Can a metastable state persist in a flip-flop for more than one clock period?
No. Each new clock edge represents a fresh decision, so any state from a previous clock edge, including a metastable state, is erased.
The only way to have a given flip-flop in a metastable state for multiple clock periods is to create a new metastable state at each clock edge. In other words, the D input would have to be changing on every clock edge.
It is a fundamental principle in the design of asynchronous interfaces—such as UARTs—that input states must persist for at least two sampling clocks. In fact, most modern UARTs use a 16× clock.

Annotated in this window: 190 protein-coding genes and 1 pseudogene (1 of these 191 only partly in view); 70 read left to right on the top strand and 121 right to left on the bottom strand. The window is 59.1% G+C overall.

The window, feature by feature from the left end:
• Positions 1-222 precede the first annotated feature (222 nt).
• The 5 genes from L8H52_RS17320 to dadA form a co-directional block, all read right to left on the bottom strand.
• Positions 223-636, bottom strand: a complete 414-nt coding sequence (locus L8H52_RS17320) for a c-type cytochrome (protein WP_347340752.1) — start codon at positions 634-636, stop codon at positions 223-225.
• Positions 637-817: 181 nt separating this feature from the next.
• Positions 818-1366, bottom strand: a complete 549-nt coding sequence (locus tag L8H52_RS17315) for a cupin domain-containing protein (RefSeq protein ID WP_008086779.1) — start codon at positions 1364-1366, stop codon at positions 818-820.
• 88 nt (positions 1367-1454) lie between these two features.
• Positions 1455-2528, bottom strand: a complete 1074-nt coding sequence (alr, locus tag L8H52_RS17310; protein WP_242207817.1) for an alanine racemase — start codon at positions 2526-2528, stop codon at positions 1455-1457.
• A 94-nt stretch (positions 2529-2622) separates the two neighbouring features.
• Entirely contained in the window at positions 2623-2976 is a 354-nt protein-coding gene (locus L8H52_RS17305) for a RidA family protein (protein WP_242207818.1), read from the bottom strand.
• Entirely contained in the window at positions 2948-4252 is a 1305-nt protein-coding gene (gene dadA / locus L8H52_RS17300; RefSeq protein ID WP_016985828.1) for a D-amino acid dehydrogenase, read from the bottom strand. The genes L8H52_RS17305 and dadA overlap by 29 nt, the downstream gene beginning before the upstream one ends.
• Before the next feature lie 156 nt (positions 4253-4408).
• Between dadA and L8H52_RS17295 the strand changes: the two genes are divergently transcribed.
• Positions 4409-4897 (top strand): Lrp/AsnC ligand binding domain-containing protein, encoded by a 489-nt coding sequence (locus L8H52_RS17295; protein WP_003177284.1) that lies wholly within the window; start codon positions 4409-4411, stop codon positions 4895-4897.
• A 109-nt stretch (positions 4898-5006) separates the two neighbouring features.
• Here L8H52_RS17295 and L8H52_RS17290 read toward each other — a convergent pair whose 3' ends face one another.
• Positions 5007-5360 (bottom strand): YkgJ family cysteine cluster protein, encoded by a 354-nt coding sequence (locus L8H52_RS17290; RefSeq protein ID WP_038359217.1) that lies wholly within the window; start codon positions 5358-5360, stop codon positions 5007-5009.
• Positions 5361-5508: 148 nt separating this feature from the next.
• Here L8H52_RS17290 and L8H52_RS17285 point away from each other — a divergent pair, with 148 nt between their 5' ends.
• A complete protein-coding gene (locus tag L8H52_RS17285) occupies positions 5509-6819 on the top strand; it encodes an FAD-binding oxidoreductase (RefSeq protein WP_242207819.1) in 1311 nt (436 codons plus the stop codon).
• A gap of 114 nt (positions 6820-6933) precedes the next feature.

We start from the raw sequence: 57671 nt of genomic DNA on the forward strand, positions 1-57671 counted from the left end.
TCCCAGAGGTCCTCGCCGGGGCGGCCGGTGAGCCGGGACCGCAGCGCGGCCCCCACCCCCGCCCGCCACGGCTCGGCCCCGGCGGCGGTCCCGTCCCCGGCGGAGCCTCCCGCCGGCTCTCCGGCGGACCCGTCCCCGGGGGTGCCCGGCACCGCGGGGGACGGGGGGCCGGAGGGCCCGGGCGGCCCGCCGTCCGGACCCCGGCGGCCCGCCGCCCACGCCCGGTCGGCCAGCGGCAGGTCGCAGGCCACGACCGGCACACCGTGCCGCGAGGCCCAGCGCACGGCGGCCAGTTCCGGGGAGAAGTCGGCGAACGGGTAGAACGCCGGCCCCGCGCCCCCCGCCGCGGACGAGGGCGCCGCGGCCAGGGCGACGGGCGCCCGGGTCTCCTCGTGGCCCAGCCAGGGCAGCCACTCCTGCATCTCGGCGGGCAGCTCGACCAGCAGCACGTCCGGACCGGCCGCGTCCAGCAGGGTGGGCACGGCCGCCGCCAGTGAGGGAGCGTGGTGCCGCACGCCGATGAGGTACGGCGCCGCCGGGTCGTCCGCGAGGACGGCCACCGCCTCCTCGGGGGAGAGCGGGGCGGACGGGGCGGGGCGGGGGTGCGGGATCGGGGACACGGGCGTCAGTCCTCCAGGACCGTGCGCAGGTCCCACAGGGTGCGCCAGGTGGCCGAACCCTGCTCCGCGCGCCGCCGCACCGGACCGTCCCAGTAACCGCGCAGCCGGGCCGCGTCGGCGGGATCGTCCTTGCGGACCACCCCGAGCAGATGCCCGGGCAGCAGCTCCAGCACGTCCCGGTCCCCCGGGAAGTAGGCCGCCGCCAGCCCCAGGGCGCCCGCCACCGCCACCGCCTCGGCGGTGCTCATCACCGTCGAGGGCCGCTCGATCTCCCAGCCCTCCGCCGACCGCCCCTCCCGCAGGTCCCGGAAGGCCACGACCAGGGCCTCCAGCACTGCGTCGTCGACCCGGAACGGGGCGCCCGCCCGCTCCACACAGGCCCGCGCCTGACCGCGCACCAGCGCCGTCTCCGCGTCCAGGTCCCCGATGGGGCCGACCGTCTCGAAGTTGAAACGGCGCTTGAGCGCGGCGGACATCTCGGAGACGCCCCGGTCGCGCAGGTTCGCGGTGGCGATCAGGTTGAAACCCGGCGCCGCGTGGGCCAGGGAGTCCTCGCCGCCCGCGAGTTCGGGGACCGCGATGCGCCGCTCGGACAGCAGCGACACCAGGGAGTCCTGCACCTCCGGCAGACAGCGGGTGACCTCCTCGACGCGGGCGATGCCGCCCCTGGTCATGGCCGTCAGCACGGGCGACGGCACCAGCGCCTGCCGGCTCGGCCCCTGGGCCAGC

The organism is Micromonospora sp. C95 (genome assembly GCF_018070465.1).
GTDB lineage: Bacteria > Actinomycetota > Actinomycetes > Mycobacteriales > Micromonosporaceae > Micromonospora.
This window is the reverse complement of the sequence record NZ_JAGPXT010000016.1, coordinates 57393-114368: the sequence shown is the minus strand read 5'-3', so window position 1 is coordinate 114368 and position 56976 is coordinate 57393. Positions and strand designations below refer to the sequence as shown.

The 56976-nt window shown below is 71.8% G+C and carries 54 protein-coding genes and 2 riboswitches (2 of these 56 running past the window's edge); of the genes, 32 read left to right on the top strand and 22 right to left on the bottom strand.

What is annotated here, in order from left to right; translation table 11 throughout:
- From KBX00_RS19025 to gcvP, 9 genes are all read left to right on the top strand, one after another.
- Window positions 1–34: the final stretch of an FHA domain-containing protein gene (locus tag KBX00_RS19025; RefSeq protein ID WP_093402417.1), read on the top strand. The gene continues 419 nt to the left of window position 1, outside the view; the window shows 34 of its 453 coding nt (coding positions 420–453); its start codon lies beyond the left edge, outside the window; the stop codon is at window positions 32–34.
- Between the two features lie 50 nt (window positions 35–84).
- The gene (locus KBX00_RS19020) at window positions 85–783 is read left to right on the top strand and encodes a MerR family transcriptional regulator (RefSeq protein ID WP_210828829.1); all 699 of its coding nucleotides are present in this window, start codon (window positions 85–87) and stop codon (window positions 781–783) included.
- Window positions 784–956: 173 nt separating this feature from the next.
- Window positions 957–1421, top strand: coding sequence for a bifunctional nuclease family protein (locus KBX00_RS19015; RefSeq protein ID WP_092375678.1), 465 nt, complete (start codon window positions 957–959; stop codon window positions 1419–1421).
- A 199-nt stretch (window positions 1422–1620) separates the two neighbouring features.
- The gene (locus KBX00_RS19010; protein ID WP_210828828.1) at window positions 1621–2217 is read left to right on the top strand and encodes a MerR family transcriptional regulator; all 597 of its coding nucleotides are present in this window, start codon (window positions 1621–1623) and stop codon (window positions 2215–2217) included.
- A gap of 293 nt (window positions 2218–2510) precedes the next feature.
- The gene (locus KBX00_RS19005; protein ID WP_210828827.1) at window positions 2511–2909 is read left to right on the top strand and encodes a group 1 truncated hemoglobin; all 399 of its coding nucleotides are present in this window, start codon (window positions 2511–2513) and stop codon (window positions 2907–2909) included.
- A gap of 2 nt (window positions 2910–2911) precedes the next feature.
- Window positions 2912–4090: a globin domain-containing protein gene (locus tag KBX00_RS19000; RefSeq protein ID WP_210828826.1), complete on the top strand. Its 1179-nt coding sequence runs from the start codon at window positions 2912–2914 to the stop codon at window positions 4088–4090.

That’s not to say that a metastable state can’t propagate down a chain of continuously-clocked flip-flops, but the probability of each successive flip-flop in the chain going metastable decreases exponentially.
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